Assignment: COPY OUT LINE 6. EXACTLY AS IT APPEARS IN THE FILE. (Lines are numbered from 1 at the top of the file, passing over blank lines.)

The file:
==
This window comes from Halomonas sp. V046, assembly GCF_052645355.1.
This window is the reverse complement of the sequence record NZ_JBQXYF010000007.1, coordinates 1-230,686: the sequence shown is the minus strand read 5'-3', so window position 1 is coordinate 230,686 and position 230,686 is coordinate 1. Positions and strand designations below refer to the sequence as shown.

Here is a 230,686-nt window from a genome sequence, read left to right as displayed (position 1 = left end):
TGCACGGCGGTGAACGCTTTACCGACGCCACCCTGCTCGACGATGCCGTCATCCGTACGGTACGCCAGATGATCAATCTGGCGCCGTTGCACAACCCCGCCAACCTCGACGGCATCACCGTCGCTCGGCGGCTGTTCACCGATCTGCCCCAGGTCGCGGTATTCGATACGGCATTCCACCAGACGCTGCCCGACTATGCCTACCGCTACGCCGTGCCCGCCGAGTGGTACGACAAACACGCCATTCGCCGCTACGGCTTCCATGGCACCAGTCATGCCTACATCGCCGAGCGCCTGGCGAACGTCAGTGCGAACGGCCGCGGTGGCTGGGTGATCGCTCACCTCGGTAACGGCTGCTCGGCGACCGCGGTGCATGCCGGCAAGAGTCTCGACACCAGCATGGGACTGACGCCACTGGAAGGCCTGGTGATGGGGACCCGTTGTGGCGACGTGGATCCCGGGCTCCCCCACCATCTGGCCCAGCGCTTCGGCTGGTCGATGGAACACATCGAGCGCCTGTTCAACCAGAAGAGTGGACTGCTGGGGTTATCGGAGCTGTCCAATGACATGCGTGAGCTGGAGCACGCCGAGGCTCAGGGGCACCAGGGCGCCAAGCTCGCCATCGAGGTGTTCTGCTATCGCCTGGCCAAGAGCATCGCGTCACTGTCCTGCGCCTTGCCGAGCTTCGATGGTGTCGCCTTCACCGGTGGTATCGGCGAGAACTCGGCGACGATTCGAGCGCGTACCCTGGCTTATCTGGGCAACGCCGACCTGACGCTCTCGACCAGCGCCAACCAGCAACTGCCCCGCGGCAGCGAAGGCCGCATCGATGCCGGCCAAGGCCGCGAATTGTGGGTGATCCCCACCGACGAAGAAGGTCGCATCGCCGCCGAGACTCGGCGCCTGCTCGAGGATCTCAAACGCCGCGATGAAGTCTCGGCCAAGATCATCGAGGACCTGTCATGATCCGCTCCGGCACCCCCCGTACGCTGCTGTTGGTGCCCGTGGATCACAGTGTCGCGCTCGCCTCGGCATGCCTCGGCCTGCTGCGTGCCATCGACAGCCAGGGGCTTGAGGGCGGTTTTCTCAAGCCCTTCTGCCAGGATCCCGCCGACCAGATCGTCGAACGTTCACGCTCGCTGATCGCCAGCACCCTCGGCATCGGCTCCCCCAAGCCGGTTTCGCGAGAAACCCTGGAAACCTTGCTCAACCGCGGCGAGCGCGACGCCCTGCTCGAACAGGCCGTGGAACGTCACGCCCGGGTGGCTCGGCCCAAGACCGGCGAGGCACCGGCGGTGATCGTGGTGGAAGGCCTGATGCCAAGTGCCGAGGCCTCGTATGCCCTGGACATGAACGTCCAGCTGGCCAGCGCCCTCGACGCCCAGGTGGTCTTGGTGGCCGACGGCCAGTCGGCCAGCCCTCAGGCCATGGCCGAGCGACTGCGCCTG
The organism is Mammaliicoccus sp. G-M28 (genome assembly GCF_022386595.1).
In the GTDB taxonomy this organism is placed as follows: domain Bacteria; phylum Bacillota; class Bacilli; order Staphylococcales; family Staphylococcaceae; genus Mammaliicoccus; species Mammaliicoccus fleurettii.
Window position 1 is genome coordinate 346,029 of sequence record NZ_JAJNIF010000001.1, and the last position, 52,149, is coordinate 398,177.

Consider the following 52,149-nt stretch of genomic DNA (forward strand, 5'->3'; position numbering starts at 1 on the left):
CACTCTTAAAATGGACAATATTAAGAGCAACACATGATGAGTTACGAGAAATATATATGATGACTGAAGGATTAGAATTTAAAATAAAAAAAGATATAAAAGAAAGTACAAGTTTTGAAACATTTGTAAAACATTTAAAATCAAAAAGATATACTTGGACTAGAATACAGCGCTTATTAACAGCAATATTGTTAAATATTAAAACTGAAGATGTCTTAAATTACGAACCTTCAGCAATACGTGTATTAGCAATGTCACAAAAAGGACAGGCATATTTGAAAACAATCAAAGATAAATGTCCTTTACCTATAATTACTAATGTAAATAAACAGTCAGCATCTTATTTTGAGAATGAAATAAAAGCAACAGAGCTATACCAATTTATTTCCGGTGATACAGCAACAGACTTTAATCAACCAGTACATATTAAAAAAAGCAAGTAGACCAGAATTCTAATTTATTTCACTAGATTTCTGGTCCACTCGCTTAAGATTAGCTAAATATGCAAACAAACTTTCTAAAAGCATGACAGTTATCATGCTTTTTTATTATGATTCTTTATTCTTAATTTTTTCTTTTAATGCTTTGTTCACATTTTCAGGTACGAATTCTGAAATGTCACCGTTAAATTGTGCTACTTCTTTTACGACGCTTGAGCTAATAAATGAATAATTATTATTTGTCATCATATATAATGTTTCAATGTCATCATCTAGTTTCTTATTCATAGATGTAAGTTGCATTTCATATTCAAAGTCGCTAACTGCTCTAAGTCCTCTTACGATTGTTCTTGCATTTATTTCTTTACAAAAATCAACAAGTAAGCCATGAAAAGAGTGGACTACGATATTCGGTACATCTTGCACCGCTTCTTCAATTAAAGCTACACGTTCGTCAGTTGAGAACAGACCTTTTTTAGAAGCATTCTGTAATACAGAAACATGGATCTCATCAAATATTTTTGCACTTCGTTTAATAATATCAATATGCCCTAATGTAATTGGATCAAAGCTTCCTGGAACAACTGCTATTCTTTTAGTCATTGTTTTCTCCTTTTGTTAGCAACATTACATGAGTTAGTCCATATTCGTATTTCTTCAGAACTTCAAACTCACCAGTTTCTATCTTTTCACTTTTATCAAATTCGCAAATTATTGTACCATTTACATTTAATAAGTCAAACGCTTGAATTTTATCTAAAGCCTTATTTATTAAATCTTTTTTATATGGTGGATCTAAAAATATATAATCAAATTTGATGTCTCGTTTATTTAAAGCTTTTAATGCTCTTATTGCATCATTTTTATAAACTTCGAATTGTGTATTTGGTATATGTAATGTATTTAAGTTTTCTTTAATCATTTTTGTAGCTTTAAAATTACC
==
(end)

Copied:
In the GTDB taxonomy this organism is placed as follows: domain Bacteria; phylum Bacillota; class Bacilli; order Staphylococcales; family Staphylococcaceae; genus Mammaliicoccus; species Mammaliicoccus fleurettii.